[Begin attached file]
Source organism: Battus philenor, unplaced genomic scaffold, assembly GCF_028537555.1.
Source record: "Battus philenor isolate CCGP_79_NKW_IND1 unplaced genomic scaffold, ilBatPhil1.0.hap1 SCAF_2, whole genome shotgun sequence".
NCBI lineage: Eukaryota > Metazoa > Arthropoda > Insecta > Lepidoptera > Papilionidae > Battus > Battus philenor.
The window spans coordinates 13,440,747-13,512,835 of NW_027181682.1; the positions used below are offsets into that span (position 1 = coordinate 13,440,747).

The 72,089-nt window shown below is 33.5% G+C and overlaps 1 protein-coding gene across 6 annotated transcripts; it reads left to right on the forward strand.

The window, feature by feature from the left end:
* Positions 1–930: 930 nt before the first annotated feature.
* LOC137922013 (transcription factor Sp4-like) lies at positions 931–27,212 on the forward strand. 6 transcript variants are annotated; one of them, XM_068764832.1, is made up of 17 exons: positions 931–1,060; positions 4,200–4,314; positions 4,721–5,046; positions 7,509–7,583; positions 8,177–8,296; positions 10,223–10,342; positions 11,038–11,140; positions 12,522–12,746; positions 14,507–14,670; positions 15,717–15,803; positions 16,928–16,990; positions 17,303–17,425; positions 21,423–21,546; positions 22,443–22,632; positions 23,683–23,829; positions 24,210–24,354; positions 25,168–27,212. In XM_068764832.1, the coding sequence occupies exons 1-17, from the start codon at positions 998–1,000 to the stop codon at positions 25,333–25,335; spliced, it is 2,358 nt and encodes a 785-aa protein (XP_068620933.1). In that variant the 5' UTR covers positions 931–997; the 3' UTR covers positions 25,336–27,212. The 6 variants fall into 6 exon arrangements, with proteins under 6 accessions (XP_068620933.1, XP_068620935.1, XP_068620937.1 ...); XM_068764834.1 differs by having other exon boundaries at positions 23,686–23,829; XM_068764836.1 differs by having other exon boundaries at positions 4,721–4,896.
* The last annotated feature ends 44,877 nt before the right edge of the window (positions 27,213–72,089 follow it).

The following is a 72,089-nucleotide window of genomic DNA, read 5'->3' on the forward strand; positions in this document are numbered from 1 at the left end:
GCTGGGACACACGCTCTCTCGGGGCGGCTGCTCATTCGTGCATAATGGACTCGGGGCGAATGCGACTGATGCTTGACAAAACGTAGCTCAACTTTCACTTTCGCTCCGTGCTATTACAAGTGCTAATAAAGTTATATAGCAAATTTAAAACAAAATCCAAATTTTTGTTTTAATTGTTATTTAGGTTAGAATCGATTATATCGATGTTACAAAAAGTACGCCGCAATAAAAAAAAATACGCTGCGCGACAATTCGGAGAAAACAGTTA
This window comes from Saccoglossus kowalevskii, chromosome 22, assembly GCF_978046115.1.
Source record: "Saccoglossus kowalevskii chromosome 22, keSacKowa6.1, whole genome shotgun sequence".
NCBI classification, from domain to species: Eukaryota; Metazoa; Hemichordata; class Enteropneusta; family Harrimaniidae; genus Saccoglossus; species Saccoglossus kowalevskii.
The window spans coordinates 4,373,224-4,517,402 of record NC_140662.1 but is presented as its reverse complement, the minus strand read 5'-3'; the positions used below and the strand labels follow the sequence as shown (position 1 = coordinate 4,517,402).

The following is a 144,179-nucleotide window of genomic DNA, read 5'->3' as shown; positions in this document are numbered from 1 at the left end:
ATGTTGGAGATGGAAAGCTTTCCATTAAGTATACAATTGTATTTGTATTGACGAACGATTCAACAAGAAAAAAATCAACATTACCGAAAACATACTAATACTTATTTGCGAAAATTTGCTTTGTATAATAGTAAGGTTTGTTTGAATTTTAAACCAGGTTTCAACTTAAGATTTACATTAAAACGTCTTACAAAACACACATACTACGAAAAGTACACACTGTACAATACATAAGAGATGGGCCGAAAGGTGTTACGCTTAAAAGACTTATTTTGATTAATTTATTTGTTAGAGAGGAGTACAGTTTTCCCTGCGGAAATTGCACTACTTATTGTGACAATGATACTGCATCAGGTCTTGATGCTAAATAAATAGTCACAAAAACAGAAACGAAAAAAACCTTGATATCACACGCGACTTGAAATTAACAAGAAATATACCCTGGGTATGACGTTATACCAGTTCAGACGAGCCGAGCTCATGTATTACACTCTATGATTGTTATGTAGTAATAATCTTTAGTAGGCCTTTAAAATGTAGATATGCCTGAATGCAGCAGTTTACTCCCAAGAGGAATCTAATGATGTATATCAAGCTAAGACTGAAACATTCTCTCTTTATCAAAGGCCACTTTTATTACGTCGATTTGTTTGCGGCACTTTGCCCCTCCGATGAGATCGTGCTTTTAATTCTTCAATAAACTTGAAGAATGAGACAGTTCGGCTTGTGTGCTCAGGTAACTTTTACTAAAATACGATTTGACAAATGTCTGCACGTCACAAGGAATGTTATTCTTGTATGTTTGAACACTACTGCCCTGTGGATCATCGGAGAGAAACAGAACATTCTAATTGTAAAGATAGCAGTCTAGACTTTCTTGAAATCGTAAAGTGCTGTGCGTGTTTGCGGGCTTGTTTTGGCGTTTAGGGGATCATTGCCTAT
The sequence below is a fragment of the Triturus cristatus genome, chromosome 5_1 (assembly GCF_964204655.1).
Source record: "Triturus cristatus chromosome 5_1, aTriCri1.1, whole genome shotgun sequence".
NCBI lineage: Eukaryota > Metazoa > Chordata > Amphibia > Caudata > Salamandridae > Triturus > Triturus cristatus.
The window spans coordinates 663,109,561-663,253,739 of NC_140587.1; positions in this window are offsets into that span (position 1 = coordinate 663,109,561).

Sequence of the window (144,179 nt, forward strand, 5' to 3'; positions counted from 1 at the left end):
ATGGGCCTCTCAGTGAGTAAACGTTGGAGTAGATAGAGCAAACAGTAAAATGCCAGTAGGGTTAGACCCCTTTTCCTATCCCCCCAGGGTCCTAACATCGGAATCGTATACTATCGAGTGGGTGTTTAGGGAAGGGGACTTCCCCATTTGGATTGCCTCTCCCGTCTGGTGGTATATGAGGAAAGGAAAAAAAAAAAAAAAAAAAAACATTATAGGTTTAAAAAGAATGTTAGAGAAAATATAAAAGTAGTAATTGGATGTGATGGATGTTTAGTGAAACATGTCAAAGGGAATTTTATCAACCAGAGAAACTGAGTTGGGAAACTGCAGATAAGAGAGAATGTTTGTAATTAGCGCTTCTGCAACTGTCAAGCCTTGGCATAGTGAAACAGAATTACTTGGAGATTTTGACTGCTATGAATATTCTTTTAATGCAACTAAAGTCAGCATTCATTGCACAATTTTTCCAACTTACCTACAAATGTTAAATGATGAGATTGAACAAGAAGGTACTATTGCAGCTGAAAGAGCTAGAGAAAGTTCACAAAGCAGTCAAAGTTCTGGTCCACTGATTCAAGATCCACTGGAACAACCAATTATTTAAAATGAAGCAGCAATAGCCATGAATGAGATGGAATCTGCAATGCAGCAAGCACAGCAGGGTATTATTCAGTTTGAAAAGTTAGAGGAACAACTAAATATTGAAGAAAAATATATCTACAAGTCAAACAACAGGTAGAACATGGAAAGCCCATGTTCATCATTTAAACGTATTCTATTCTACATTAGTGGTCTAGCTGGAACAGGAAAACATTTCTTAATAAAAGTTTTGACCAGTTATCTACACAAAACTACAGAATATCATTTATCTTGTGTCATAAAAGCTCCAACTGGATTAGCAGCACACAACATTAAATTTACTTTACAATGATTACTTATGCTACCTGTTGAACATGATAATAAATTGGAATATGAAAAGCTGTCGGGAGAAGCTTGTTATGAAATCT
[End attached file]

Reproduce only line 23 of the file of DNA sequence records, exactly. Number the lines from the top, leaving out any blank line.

ATGGGCCTCTCAGTGAGTAAACGTTGGAGTAGATAGAGCAAACAGTAAAATGCCAGTAGGGTTAGACCCCTTTTCCTATCCCCCCAGGGTCCTAACATCGGAATCGTATACTATCGAGTGGGTGTTTAGGGAAGGGGACTTCCCCATTTGGATTGCCTCTCCCGTCTGGTGGTATATGAGGAAAGGAAAAAAAAAAAAAAAAAAAAACATTATAGGTTTAAAAAGAATGTTAGAGAAAATATAAAAGTAGTAATTGGATGTGATGGATGTTTAGTGAAACATGTCAAAGGGAATTTTATCAACCAGAGAAACTGAGTTGGGAAACTGCAGATAAGAGAGAATGTTTGTAATTAGCGCTTCTGCAACTGTCAAGCCTTGGCATAGTGAAACAGAATTACTTGGAGATTTTGACTGCTATGAATATTCTTTTAATGCAACTAAAGTCAGCATTCATTGCACAATTTTTCCAACTTACCTACAAATGTTAAATGATGAGATTGAACAAGAAGGTACTATTGCAGCTGAAAGAGCTAGAGAAAGTTCACAAAGCAGTCAAAGTTCTGGTCCACTGATTCAAGATCCACTGGAACAACCAATTATTTAAAATGAAGCAGCAATAGCCATGAATGAGATGGAATCTGCAATGCAGCAAGCACAGCAGGGTATTATTCAGTTTGAAAAGTTAGAGGAACAACTAAATATTGAAGAAAAATATATCTACAAGTCAAACAACAGGTAGAACATGGAAAGCCCATGTTCATCATTTAAACGTATTCTATTCTACATTAGTGGTCTAGCTGGAACAGGAAAACATTTCTTAATAAAAGTTTTGACCAGTTATCTACACAAAACTACAGAATATCATTTATCTTGTGTCATAAAAGCTCCAACTGGATTAGCAGCACACAACATTAAATTTACTTTACAATGATTACTTATGCTACCTGTTGAACATGATAATAAATTGGAATATGAAAAGCTGTCGGGAGAAGCTTGTTATGAAATCT